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Mo Mozuch

You Only Have a Few Days Left to Play the Best Version of 'Tetris' Ever on Game Pass

Ubiquity is the end game of success. Whether it’s a product or a show or a game, there’s a final level to success where it seems everyone everywhere knows about the thing. The problem with being common knowledge is it’s, well, so common. When was the last time you savored a Coke? Or watched The Office without eating or cleaning or looking at your phone? Ubiquity is a slippery slope that leads to the mundane. Just look at the greatest video game of all time.

Tetris debuted in 1985 and soon took the world by storm. Developed in the USSR, it came to the West via Nintendo’s Game Boy and became arguably the first video game to crossover from “kid stuff” into popular entertainment. You probably have a parent or grandparent who played a ton of Tetris at a time when video games were still found in the toy aisle. You probably haven’t played in a while, either. But the definitive version, Tetris Effect: Connected, is worth your attention because it gives this legend the respect it deserves.

The problem with the ubiquity of Tetris is that the platform often undermines the experience. I’m of the generation that played it on green and grainy Game Boys, TI-83 calculators, and Motorola Sidekicks. The simplicity of the game makes it an easy port. And the more Tetris got ported, the further we strayed from appreciating its elegant design. For many players, Tetris was something you did in line at the grocery store or waiting for Attack of the Clones to start.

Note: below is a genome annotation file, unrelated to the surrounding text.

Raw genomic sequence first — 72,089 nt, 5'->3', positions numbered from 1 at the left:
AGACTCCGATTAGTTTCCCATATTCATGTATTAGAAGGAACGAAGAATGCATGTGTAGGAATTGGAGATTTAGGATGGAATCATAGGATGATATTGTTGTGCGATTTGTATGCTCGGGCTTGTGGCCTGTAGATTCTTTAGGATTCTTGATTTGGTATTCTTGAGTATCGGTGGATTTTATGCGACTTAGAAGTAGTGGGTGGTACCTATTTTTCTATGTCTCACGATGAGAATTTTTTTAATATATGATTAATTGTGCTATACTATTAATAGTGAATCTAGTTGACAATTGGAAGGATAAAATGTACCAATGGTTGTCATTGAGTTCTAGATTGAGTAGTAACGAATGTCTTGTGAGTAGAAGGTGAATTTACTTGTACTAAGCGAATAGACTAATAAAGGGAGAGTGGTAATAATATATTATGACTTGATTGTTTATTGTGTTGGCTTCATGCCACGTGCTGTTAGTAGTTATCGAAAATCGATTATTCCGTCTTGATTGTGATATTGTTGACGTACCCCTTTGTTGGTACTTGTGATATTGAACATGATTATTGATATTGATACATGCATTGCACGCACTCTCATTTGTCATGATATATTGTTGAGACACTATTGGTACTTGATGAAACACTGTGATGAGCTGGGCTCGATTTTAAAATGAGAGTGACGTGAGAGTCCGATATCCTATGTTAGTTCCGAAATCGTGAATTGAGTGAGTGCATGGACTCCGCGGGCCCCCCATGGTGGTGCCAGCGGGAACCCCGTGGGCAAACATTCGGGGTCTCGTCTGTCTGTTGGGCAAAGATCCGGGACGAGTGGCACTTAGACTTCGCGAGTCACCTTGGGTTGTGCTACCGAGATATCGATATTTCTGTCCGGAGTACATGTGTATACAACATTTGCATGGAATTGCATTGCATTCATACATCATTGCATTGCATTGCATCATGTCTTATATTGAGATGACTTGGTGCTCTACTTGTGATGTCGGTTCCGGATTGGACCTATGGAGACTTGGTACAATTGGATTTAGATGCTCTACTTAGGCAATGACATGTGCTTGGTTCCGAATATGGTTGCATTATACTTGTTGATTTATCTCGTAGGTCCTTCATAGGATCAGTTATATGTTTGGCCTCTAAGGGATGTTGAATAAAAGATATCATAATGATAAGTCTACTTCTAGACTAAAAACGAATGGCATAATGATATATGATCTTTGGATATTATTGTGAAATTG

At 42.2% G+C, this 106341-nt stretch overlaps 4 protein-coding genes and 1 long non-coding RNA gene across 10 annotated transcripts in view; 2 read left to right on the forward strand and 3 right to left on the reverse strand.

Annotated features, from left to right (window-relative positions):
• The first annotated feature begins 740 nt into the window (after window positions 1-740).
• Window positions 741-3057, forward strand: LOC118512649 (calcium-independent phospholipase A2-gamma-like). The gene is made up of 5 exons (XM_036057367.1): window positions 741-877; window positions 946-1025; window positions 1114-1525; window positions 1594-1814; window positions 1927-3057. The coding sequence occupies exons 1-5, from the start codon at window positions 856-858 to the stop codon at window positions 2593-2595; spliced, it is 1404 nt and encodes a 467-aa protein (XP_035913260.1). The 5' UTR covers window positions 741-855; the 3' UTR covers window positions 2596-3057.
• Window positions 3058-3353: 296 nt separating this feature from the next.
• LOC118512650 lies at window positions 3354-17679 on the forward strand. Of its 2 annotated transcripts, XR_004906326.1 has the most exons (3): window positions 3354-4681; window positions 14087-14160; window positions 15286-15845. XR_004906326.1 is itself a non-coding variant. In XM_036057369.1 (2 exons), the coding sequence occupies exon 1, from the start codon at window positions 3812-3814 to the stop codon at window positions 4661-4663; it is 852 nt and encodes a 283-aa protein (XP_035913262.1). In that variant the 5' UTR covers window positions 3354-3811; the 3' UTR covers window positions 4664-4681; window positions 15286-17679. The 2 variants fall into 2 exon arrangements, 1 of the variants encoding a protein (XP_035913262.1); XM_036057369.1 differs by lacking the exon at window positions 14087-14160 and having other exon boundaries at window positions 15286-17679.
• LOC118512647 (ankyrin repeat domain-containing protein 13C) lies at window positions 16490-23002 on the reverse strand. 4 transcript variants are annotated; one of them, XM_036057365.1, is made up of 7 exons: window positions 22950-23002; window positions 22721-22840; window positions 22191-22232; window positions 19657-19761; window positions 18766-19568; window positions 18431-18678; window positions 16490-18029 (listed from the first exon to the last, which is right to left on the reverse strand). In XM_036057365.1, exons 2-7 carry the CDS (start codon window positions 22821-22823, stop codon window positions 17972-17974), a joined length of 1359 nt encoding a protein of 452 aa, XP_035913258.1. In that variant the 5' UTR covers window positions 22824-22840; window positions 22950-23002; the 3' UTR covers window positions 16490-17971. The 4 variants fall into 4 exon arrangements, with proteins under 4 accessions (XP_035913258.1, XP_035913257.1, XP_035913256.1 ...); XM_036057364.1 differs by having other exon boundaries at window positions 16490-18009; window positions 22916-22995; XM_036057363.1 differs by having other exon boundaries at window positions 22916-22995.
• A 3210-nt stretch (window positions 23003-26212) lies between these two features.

But Tetris Effect: Connected is elevated Tetris, Tetris caviar, the Cadillac of Tetris. Designer Tetsuya Mizuguchi has a reverence for the game that shines through in the UX. Each level is a sumptuous audio-visual playground that includes a broad spectrum of moods and vibes. Tetris Effect is true to its title in that it excels at putting you into that state of dissociative bliss where all that exists are you, Tetris, and eternity.

Headphones are a must for this game. You may not immediately notice that every time you press a button to move or rotate one of the Tetriminos (pieces), a corresponding sound effect pops up that blends almost seamlessly into the soundtrack. At first, it's pure fun to bleep and bloop along with the music, even if you’re too focused on playing with an autotune effect to line up your pieces properly. Soon, you discover Tetris has a rhythm game at its heart that makes the ever-increasing speed even more thrilling.

Tetris Effect: Connected celebrates the sublime mechanics of Tetris while also introducing new elements and game modes that expand on how you think about those mechanics. A time-stopping Zone move adds a new strategy to single-player games by allowing you to briefly pause time and drag pieces where they need to go instead of guiding them as they fall.

There are a handful of different Effects Mode challenges that focus on specific goals, like getting all-clears or playing upside down. There’s even head-to-head multiplayer for when your ego gets too big and you need to be humbled online. You could honestly play it forever, but if you want it on Game Pass play it ASAP. It leaves the service on April 30.

Tetris Effect: Connected is available on Game Pass and PlayStation Plus. It’s also for sale on Xbox, PlayStation, PC, Switch as well as most VR headsets.

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